Produce sold for home processing still has to meet the quality criteria for the General Marketing Standard (see list in next section).

The General Marketing Standard

The GMS (PDF, 16.8KB, 2 pages) applies to most other fresh fruit, vegetables, nuts, herbs and cultivated mushrooms, that are for retail sale rather than processing.

The produce does not have to be graded into quality classes, but it must still be:

  • intact
  • sound (for example, not rotten, severely bruised or severely damaged)
  • clean
  • practically free from pests
  • practically free from damage caused by pests affecting the flesh
  • free of abnormal external moisture
  • free of foreign smell or taste
  • sufficiently developed/ripe, but not overdeveloped/overripe

When sold loose at retail, the produce must be labelled with its country of origin.

When sold pre-packed, it must be labelled with:

  • country of origin
  • the name and address of the packer and/or dispatcher (or an official code mark supplied by HMI)
  • either net weight or number of items

When the produce is sold boxed for wholesale, the box must be labelled with:

  • country of origin
  • the name and address of the packer and/or despatcher (or an official code mark supplied by HMI)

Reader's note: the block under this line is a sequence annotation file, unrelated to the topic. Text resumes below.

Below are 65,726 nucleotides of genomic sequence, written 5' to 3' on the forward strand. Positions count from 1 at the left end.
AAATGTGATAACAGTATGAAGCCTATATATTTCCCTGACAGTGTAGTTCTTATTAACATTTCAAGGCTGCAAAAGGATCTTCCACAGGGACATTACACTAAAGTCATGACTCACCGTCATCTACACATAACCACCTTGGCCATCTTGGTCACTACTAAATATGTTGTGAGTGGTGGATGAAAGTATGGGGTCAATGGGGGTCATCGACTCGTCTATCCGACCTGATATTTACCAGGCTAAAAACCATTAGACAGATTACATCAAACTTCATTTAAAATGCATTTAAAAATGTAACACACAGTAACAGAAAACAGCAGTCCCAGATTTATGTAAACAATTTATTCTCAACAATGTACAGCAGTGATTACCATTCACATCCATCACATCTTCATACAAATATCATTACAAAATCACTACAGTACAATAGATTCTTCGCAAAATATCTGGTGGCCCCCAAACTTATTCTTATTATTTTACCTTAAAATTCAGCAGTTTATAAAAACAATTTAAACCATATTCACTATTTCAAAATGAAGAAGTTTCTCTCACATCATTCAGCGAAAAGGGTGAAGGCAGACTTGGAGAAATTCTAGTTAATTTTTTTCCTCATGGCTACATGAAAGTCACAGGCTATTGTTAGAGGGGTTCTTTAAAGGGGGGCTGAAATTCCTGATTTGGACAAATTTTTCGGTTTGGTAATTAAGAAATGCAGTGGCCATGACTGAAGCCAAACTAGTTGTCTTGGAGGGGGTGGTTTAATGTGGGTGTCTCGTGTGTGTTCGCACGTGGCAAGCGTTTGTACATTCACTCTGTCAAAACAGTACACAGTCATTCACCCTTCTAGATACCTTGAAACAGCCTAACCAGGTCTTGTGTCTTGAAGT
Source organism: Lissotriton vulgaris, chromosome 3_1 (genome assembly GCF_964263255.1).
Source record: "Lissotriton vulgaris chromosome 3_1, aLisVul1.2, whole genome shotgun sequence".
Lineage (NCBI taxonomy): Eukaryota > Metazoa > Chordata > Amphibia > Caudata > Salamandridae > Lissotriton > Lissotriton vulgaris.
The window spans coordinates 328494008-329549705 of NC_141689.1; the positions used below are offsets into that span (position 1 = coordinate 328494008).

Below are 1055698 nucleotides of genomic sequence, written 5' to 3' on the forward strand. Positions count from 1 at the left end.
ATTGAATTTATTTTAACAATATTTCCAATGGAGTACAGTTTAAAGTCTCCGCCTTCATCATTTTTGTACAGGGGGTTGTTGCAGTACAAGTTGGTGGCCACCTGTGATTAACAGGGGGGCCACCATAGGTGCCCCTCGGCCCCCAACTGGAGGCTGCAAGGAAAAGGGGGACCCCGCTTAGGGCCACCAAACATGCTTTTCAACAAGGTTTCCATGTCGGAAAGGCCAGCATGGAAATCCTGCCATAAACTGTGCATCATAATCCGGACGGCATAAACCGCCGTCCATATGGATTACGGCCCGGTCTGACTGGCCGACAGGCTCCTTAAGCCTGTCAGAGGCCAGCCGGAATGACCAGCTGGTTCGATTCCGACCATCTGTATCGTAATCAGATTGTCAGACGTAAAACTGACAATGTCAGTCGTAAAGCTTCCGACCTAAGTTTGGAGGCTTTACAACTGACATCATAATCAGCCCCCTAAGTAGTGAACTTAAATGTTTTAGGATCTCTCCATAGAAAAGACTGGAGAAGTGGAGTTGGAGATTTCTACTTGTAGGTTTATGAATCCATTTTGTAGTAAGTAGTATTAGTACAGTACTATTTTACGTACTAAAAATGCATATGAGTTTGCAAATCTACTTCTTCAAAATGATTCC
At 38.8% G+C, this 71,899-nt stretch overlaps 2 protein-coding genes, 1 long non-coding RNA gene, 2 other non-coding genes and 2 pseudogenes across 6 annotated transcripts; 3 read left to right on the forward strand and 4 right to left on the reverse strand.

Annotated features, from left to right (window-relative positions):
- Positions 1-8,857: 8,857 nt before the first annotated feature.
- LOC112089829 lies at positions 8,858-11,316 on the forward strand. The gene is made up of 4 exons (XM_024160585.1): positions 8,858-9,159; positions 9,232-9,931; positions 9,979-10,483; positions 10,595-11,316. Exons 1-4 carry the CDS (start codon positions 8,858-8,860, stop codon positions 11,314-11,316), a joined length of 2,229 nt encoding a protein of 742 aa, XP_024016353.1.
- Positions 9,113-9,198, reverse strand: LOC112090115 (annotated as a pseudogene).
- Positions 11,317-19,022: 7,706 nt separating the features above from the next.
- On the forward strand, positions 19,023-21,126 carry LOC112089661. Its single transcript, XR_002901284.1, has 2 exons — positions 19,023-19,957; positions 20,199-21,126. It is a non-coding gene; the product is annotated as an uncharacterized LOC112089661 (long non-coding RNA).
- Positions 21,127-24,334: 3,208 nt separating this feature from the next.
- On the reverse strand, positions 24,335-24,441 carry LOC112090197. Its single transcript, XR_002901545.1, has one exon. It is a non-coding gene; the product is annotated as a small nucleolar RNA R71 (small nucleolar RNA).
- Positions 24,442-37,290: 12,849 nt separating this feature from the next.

UNECE standards

Instead of the General Marketing Standard, the law allows you to use alternative standards adopted by the United Nations Economic Commission for Europe (UNECE).

Produce not covered by the marketing standards

These products have no specific quality or labelling requirements under the marketing standards:

  • early and ware potatoes
  • chilli peppers
  • sweetcorn
  • olives
  • capers
  • wild mushrooms
  • manioc or cassava
  • arrowroot
  • salep
  • Jerusalem artichokes
  • sweet potatoes
  • yams
  • dasheen
  • taro
  • sago
  • cocoyams
  • yam beans and similar roots and tubers with high starch or inulin content
  • coconuts
  • brazil nuts
  • cashew nuts
  • bitter almonds
  • pecans
  • pistachios
  • macadamia nuts, pine nuts, and all shelled nuts (that is, without their shells)
  • bananas
  • dates
  • saffron
  • ginger
  • bay
  • turmeric
  • galangal
  • chervil
  • swede
  • nutmeg
  • onion sets
  • Inkcap
  • cep
  • jelly nut
  • lemon grass
  • curry leaves
  • liquorice roots
  • sugar cane
  • peanuts
  • prepared and processed products, dried products, and products for industrial processing, wine making or animal feed

This is not an exhaustive list. You should contact HMI (PDF, 48.9KB, 4 pages) if you’re not sure whether you need to be complying with the marketing standards for a particular product.

Mixed types of produce

You can sell packs of mixed produce up to 5kg, as long as:

  • all of the produce is of uniform (ie the same) quality
  • each type of produce complies with the marketing standard that applies to it

You can label packs containing produce from more than one country with one of these wordings:

  • ‘Mix of EU fresh horticultural produce’
  • ‘Mix of Non-EU fresh horticultural produce’
  • ‘Mix of EU and Non-EU fresh horticultural produce’